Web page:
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Why I Aspire To Be Imperfect

23 Aug

image via here 


When people first meet me and discover I’m a personal stylist  I think sometimes they’re taken aback a little.

I’m not that impeccably groomed, blow-waved and meticulously manicured person they might assume I will be.  You see I aspire to be imperfect.

Those of you who are born perfectionists, as I am, will know it can be exhausting and stressful.  In a couple of areas of my life overcoming my (Virgo) perfectionism is still a work in progress, but when it comes to how I dress I think I’ve just about nailed it.

I like my hair to look undone (slightly messy even), my nails to be short and neat, and my jeans to look a bit worn in.  Sure I can pull it all together and look very well presented when I need to – I did it for over 20 years when I worked in banking – but these days you’re more likely to see me in my favourite black (sometimes faded) jeans, a Gap t-shirt and a blazer with my hair slightly tousled.  It’s my personal style.

Recently I was reading Nina Garcia’s, The Little Black Book of Style and came across a passage that resonated with me.  It was titled, “How to be imperfect”.

“I call it “The Kate Moss Factor”.   Kate Moss has this tactic down.  She never looks like she is trying too hard.  Something is always a bit off.  Her hair is messy, her accessories don’t match, her shirt is rumpled.  And yet, she always looks amazing.

It’s kind of painful to see girls so pristinely put together all the time.  Those girls that always look like they are ready for a photo shoot do not interest me.  I’m more interested in those girls who are less than perfect (perfection is overrated).  They are the ones whose hair is not flawless, whose outfits are not perfectly matched, who are somehow breaking the rules. Every time I see a girl who has mastered this tactic, I smile in silent worship.  They know how to live, these girls.  They know how to have fun and let their hair down.  They never look too perfect.  These are the girls who know the most about style”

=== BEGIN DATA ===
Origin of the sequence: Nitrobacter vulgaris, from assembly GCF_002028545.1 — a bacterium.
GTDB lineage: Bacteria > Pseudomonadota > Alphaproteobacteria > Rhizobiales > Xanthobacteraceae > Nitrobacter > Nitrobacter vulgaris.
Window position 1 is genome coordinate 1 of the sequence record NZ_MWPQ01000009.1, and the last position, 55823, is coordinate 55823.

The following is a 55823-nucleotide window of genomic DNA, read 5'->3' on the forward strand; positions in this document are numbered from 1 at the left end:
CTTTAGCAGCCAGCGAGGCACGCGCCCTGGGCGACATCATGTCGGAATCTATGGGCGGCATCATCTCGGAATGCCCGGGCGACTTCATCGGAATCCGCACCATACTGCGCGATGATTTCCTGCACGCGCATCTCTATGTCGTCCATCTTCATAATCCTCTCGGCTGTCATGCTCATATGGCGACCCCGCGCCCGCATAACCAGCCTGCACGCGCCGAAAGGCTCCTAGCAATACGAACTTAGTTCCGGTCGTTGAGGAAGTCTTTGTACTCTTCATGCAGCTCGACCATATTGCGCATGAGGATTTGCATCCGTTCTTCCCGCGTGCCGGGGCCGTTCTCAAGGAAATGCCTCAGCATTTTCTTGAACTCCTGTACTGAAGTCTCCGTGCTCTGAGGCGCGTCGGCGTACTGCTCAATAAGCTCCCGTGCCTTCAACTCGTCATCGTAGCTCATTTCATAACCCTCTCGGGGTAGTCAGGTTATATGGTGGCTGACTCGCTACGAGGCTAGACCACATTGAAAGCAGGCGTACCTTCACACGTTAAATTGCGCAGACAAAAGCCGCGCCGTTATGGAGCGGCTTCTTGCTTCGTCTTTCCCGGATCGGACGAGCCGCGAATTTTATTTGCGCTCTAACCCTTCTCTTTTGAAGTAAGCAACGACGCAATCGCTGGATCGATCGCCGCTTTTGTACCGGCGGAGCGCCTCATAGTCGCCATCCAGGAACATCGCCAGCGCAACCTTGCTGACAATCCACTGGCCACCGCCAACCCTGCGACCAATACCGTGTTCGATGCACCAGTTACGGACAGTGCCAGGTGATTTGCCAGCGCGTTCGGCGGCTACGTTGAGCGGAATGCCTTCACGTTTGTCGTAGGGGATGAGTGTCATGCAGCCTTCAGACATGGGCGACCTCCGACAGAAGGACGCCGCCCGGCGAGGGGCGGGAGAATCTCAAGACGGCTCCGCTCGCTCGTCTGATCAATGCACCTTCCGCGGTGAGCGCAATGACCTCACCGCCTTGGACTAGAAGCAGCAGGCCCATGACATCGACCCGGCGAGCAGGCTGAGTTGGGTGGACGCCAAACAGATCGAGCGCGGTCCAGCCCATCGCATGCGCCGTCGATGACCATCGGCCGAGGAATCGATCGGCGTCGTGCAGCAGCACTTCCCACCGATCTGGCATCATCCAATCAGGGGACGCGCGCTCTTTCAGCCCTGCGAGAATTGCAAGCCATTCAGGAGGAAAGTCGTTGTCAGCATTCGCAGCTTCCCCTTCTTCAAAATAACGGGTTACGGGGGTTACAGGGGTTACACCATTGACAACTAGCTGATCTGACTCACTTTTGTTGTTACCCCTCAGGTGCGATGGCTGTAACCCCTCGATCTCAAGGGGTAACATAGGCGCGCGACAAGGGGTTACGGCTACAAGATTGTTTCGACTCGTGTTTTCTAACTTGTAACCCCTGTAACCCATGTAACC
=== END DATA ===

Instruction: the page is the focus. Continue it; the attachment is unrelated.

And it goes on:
It was during my first trip to Paris when (as Oprah says) I had a light-bulb moment.

Parisian women, well at least the Parisian women who caught my eye, were not over-groomed.   Certainly there were those walking their poodles with coiffured hair and  couture suits, but these were not the ones who inspired me.  It was those who were casually, yet stylishly dressed.  I realised it was all about how you wore the look.  If you stood and walked tall, ensured there was an element of uniqueness and femininity, dressed in clothes that flattered your body shape and did it all with confidence – you could be chic and elegant in a simple jeans and tee combo.

Ines de la Fressange, who masters this look beautifully,  talks more about French imperfectionism in this article here.  Of particular interest to me (as a woman in her 50’s) were her views on grooming.

“It gives you a lot of age if your hair is too done—I am fifty-four, and it makes me look much older. I think it is good to take care of yourself, but it shouldn’t show. I hate, for instance, when women have things on their nails, like a French manicure. I think that sometimes women do too much—they put earrings, and color, and necklace, and the lipstick, and fake eyelashes, and fake hair—it’s a nightmare.”